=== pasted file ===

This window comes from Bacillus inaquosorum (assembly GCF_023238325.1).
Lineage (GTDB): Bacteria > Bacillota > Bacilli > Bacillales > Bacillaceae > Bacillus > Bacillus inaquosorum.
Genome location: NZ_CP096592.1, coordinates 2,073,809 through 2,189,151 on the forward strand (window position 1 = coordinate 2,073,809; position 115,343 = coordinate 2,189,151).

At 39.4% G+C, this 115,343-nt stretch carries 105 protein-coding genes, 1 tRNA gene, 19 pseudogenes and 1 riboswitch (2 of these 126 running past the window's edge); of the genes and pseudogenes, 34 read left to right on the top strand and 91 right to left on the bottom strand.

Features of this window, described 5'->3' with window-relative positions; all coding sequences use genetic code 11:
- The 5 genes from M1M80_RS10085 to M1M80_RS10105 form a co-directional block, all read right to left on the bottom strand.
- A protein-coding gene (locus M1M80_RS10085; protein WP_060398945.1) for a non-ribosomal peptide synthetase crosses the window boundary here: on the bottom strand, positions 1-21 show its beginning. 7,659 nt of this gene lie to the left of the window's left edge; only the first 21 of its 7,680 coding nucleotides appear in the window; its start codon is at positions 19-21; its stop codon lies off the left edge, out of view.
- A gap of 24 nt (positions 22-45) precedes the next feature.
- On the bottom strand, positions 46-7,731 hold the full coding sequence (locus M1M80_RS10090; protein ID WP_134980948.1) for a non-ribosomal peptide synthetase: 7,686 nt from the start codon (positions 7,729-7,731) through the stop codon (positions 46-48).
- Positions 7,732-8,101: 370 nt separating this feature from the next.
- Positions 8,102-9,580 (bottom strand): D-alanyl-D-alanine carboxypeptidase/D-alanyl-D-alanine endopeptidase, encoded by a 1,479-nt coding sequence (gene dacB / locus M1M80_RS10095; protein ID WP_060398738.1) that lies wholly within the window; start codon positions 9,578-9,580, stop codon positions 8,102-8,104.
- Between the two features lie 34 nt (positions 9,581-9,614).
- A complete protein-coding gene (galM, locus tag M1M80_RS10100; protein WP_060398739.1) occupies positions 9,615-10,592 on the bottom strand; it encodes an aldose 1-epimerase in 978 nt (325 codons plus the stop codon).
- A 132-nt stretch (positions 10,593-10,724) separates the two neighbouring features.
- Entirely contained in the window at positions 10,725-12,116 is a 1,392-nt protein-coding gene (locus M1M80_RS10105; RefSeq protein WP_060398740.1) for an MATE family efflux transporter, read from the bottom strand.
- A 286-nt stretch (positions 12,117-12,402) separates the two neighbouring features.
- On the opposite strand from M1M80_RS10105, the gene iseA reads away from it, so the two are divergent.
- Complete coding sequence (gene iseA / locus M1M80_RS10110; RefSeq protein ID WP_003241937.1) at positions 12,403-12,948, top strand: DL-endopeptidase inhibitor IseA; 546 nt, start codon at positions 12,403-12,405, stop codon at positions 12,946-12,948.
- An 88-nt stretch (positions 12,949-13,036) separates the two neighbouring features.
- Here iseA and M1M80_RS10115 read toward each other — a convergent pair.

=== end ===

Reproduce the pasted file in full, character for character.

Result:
This window comes from Bacillus inaquosorum (assembly GCF_023238325.1).
Lineage (GTDB): Bacteria > Bacillota > Bacilli > Bacillales > Bacillaceae > Bacillus > Bacillus inaquosorum.
Genome location: NZ_CP096592.1, coordinates 2,073,809 through 2,189,151 on the forward strand (window position 1 = coordinate 2,073,809; position 115,343 = coordinate 2,189,151).

At 39.4% G+C, this 115,343-nt stretch carries 105 protein-coding genes, 1 tRNA gene, 19 pseudogenes and 1 riboswitch (2 of these 126 running past the window's edge); of the genes and pseudogenes, 34 read left to right on the top strand and 91 right to left on the bottom strand.

Features of this window, described 5'->3' with window-relative positions; all coding sequences use genetic code 11:
- The 5 genes from M1M80_RS10085 to M1M80_RS10105 form a co-directional block, all read right to left on the bottom strand.
- A protein-coding gene (locus M1M80_RS10085; protein WP_060398945.1) for a non-ribosomal peptide synthetase crosses the window boundary here: on the bottom strand, positions 1-21 show its beginning. 7,659 nt of this gene lie to the left of the window's left edge; only the first 21 of its 7,680 coding nucleotides appear in the window; its start codon is at positions 19-21; its stop codon lies off the left edge, out of view.
- A gap of 24 nt (positions 22-45) precedes the next feature.
- On the bottom strand, positions 46-7,731 hold the full coding sequence (locus M1M80_RS10090; protein ID WP_134980948.1) for a non-ribosomal peptide synthetase: 7,686 nt from the start codon (positions 7,729-7,731) through the stop codon (positions 46-48).
- Positions 7,732-8,101: 370 nt separating this feature from the next.
- Positions 8,102-9,580 (bottom strand): D-alanyl-D-alanine carboxypeptidase/D-alanyl-D-alanine endopeptidase, encoded by a 1,479-nt coding sequence (gene dacB / locus M1M80_RS10095; protein ID WP_060398738.1) that lies wholly within the window; start codon positions 9,578-9,580, stop codon positions 8,102-8,104.
- Between the two features lie 34 nt (positions 9,581-9,614).
- A complete protein-coding gene (galM, locus tag M1M80_RS10100; protein WP_060398739.1) occupies positions 9,615-10,592 on the bottom strand; it encodes an aldose 1-epimerase in 978 nt (325 codons plus the stop codon).
- A 132-nt stretch (positions 10,593-10,724) separates the two neighbouring features.
- Entirely contained in the window at positions 10,725-12,116 is a 1,392-nt protein-coding gene (locus M1M80_RS10105; RefSeq protein WP_060398740.1) for an MATE family efflux transporter, read from the bottom strand.
- A 286-nt stretch (positions 12,117-12,402) separates the two neighbouring features.
- On the opposite strand from M1M80_RS10105, the gene iseA reads away from it, so the two are divergent.
- Complete coding sequence (gene iseA / locus M1M80_RS10110; RefSeq protein ID WP_003241937.1) at positions 12,403-12,948, top strand: DL-endopeptidase inhibitor IseA; 546 nt, start codon at positions 12,403-12,405, stop codon at positions 12,946-12,948.
- An 88-nt stretch (positions 12,949-13,036) separates the two neighbouring features.
- Here iseA and M1M80_RS10115 read toward each other — a convergent pair.